As I believe I have mentioned in an earlier entry, Paloma and I will soon be attending her family reunion where I intend to grill her father and grandfather – both retired Air Force colonels – about our government’s knowledge of extraterrestrial life. As such is the case, I’ve been thinking about the aliens much of late.
Seeing the the movie Close Encounters Of The Third Kind was a dazzling experience of sight and sound for me as a child. Of course, aliens have a particular allure to children, young and old. It wasn’t until I was older and had fallen in love with music that the means used to communicate with the visitors truly resonated with me.
I still find it wholly brilliant and a lovely concept that music would be the conduit between humans and whatever beings that might exist in distant worlds. Although the movie incorporated a five-note sequence based on the teachings of Zoltan Kodaly, I wondered what might be the one song I’d play for extraterrestrials to explain the concept of rock and roll – four minutes of sheer perfection exemplifying the form.
I believe I’d be inclined to play Cheap Trick’s I Want You To Want Me for them.
In fact, I wouldn’t be hesitant to declare that Cheap Trick is one of America’s greatest rock bands. No, I’m not speaking from a standpoint of influence or artistry (although they have been influential and have had moments of great artistry, although maddeningly erratic), but rather from the position that they might be as close as this country has come to producing our own Beatles – guitar, bass, drums, and four distinct personalities with a cache of classic songs that sound perfect blaring from the stereo.
I Want You To Want Meis a flawless example – a divinely glorious cacophony of Rick Neilsen’s guitar riffs, the sonic drive of the rhythm section of Tom Petersson and Bun E. Carlos, and the peerless vocal charisma of Robin Zander (accompanied by several thousand manic Japanese fans). It’s simplicity at its finest and a melody of the sweetest imaginable, a song that manages to capture the joyous exuberance of rock and roll and the timeless theme of longing, leaving the listener wanting more (at least this one and several thousand manic Japanese fans).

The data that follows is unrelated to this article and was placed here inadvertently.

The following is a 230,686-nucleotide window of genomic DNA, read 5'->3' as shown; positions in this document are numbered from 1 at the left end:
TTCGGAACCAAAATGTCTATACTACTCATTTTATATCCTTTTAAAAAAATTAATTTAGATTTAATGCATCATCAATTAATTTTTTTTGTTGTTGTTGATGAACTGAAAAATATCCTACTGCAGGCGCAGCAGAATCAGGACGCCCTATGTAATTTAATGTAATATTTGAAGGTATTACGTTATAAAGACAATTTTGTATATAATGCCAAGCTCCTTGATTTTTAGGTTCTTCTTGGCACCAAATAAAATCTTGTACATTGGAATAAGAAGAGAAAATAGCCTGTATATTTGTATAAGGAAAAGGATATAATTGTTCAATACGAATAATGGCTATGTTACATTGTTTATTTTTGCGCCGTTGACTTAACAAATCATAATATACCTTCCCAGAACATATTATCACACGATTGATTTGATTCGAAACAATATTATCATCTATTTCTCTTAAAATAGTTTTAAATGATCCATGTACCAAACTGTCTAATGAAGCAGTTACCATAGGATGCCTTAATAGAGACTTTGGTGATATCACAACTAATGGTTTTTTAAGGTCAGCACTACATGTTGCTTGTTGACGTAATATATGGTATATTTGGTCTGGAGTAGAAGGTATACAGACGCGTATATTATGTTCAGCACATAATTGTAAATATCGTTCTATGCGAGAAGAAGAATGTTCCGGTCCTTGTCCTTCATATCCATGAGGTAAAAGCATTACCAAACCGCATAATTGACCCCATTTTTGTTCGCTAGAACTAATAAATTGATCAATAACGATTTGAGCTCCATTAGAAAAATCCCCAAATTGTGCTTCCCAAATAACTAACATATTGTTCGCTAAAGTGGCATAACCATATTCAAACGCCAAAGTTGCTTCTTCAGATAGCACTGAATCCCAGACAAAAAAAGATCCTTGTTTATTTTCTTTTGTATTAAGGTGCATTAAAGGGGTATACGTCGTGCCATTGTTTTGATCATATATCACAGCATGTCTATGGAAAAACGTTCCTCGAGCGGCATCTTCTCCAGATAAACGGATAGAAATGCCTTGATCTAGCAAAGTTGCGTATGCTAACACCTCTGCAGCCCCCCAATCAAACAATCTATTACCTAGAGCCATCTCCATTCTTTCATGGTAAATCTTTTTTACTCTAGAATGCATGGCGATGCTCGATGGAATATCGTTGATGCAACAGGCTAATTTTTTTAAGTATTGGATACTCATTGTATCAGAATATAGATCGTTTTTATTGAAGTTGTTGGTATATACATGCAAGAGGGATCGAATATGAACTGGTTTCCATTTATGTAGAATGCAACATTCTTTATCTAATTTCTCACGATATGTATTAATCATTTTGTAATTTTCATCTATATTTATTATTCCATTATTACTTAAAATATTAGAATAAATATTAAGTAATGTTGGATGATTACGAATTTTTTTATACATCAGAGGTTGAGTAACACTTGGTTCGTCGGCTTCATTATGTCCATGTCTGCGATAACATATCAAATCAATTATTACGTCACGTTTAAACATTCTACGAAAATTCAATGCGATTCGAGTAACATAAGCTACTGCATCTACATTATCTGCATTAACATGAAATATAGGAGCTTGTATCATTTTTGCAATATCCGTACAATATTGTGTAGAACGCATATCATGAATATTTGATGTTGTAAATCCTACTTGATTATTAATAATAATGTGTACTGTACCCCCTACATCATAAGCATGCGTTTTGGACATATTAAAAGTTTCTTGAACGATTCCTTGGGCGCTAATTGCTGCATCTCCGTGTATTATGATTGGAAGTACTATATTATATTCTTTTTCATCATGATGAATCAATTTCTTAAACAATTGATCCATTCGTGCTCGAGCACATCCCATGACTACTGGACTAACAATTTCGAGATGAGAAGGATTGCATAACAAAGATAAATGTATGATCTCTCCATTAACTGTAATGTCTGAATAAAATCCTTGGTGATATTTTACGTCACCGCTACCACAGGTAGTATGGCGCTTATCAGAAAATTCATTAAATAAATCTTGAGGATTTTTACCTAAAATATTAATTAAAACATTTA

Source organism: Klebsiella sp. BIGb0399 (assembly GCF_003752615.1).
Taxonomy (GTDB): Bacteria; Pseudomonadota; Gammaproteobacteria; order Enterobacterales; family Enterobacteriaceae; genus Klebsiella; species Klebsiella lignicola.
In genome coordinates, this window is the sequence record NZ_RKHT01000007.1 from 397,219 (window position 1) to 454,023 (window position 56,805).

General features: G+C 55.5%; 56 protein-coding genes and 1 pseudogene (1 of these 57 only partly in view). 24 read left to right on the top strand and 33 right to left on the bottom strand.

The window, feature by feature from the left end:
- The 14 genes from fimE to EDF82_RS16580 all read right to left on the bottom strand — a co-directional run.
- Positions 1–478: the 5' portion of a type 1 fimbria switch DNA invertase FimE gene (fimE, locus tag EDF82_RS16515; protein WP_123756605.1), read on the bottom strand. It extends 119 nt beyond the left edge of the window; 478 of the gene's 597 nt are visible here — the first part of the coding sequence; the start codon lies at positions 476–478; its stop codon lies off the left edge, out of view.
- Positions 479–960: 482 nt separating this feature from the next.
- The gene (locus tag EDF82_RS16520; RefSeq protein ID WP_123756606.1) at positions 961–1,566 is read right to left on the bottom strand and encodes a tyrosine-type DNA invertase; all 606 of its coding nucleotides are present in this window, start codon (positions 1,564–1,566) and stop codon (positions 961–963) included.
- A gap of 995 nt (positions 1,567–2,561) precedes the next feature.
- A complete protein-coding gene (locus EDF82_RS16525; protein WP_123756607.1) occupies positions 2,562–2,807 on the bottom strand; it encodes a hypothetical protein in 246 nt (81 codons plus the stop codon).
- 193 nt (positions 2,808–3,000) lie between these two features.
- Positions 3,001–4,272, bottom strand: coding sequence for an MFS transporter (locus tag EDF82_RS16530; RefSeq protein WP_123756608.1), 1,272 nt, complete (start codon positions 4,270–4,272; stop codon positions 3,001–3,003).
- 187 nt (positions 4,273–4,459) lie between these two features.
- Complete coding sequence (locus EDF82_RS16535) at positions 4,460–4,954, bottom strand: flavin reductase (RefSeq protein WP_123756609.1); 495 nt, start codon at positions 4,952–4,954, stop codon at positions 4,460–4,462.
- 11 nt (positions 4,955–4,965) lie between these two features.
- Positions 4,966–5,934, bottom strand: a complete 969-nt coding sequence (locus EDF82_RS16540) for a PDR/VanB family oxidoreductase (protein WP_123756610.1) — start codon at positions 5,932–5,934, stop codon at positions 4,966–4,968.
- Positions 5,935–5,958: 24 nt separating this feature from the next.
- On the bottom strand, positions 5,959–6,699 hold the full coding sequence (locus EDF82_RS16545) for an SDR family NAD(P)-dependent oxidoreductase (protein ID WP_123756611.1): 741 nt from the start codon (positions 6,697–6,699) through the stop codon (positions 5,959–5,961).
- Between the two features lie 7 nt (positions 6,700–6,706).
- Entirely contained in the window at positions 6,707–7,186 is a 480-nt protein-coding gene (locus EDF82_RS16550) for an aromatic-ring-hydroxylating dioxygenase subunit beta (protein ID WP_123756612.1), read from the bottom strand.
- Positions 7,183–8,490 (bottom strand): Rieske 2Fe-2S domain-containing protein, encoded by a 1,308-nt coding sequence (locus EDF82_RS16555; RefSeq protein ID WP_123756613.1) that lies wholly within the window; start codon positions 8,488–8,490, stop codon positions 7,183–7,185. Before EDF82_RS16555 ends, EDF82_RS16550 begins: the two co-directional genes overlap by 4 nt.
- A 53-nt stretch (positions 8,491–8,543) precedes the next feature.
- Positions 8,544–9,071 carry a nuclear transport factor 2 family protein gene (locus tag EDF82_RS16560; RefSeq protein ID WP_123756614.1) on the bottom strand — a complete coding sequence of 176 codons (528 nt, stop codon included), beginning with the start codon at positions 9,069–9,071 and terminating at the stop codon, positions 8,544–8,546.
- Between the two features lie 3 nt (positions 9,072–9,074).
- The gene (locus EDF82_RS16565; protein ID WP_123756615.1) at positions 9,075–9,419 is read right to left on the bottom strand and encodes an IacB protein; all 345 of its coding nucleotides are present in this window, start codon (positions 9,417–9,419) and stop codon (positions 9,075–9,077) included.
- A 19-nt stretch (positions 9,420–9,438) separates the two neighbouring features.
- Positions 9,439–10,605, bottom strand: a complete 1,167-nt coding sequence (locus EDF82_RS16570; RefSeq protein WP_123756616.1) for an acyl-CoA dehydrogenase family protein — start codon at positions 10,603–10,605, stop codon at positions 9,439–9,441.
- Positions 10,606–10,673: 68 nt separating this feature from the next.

I think the aliens would get it. I think that they’d dig Rick Neilsen, provided that he didn’t beat them up – a fate that I once felt certain awaited me following a possibly ill-advised remark I made in defense of my cigarettes (somewhere I have a pack autographed by all four Tricksters).
Yeah, I think that Cheap Trick might just be the way to go if we want to promote intergalactic goodwill when the aliens finally arrive. They might not have the grace and elegance of those five notes from the movie, but if you’re going to do bong hits with E.T., I suggest Cheap Trick.
So, here’s to alien life everywhere and, as my new-found friends would certainly be smitten with Cheap Trick after hearing I Want You To Want Me, I’ve included another three of my favorites by the lads from Rockford.
Cheap Trick – I Want You To Want Me (live at The Budokan)
Cheap Trick – If You Want My Love